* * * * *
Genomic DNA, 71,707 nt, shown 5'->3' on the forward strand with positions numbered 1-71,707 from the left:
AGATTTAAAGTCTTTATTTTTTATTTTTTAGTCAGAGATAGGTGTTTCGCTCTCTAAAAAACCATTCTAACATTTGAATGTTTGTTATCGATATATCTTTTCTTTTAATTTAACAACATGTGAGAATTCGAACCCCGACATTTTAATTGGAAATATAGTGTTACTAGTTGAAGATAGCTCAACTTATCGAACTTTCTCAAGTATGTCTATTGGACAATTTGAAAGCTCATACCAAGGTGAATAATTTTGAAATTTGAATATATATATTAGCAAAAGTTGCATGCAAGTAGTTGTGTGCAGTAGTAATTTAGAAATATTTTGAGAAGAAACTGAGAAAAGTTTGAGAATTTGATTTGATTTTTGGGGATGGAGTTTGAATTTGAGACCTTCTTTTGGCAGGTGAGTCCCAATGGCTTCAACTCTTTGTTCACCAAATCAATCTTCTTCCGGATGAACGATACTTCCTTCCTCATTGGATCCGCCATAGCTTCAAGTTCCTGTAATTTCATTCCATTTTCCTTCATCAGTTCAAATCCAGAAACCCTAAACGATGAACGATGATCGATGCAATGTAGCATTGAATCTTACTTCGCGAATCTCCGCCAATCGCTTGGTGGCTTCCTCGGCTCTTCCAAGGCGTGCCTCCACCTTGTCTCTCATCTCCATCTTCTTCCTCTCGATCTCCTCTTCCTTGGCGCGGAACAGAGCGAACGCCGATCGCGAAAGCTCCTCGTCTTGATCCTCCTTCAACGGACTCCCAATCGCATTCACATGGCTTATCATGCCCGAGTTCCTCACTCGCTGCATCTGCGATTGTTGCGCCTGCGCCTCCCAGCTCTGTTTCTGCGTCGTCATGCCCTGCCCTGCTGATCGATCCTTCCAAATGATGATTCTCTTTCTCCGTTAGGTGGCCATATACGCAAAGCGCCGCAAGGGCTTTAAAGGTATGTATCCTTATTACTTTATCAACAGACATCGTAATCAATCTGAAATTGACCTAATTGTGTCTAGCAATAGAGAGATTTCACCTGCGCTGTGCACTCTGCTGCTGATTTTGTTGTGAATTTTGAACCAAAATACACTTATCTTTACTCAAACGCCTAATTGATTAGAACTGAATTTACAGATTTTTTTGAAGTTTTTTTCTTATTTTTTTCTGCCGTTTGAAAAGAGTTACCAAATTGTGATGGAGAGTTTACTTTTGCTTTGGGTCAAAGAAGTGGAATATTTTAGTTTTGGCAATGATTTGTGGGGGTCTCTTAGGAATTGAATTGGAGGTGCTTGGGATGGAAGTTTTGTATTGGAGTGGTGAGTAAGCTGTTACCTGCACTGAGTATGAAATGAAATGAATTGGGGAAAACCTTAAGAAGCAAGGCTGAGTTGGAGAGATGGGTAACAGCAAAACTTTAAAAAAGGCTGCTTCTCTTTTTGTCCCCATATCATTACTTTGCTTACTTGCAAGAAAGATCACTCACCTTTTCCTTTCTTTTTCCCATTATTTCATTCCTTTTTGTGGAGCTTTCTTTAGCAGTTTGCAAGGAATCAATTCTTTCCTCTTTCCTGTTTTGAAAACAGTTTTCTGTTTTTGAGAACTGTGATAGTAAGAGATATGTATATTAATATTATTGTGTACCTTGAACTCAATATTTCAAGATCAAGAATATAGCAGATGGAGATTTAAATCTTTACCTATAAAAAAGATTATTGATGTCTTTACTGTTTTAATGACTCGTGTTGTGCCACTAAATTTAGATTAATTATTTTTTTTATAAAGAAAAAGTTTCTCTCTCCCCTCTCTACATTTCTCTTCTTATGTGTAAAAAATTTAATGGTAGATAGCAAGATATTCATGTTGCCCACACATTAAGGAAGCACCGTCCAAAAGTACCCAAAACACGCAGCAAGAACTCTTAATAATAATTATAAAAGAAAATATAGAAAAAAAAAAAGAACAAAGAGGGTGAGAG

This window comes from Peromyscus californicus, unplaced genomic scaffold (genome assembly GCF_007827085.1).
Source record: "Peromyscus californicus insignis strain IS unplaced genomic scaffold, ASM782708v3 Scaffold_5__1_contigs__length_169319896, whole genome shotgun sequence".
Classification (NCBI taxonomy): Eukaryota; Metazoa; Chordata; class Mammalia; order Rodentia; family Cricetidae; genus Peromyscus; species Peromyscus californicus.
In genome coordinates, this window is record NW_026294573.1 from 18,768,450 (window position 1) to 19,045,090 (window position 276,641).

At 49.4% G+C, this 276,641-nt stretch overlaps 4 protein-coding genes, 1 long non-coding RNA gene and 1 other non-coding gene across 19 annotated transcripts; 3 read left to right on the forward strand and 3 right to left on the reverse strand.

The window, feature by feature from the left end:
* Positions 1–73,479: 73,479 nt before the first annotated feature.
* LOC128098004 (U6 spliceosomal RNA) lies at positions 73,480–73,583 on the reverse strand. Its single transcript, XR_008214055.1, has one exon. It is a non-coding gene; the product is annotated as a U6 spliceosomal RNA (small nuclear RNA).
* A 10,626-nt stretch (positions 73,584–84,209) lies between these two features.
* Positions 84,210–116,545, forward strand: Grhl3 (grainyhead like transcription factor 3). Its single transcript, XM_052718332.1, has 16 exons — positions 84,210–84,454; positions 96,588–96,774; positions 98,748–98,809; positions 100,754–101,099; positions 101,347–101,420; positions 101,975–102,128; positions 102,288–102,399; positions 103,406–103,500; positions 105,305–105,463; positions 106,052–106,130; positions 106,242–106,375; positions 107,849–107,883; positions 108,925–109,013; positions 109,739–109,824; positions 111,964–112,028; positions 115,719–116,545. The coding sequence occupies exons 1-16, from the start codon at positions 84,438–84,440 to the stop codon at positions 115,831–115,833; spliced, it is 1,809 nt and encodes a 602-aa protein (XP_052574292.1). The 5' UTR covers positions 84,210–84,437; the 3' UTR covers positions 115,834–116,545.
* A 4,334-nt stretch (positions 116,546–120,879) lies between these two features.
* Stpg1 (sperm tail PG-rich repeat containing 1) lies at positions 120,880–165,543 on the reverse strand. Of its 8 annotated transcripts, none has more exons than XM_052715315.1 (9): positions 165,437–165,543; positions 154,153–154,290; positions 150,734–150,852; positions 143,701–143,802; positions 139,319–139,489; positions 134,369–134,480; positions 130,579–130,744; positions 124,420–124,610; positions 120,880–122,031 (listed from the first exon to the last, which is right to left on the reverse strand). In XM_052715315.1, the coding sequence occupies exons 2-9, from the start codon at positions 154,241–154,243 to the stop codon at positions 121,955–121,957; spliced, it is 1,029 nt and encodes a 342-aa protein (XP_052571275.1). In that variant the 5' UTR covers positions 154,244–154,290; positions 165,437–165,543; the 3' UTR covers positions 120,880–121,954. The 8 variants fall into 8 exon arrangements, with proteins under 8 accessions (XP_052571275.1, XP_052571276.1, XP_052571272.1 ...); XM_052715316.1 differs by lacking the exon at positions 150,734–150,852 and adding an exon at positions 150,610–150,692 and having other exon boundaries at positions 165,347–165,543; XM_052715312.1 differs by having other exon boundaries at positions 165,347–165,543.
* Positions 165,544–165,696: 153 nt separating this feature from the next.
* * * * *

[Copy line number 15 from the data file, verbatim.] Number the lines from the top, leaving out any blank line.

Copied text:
* Positions 165,544–165,696: 153 nt separating this feature from the next.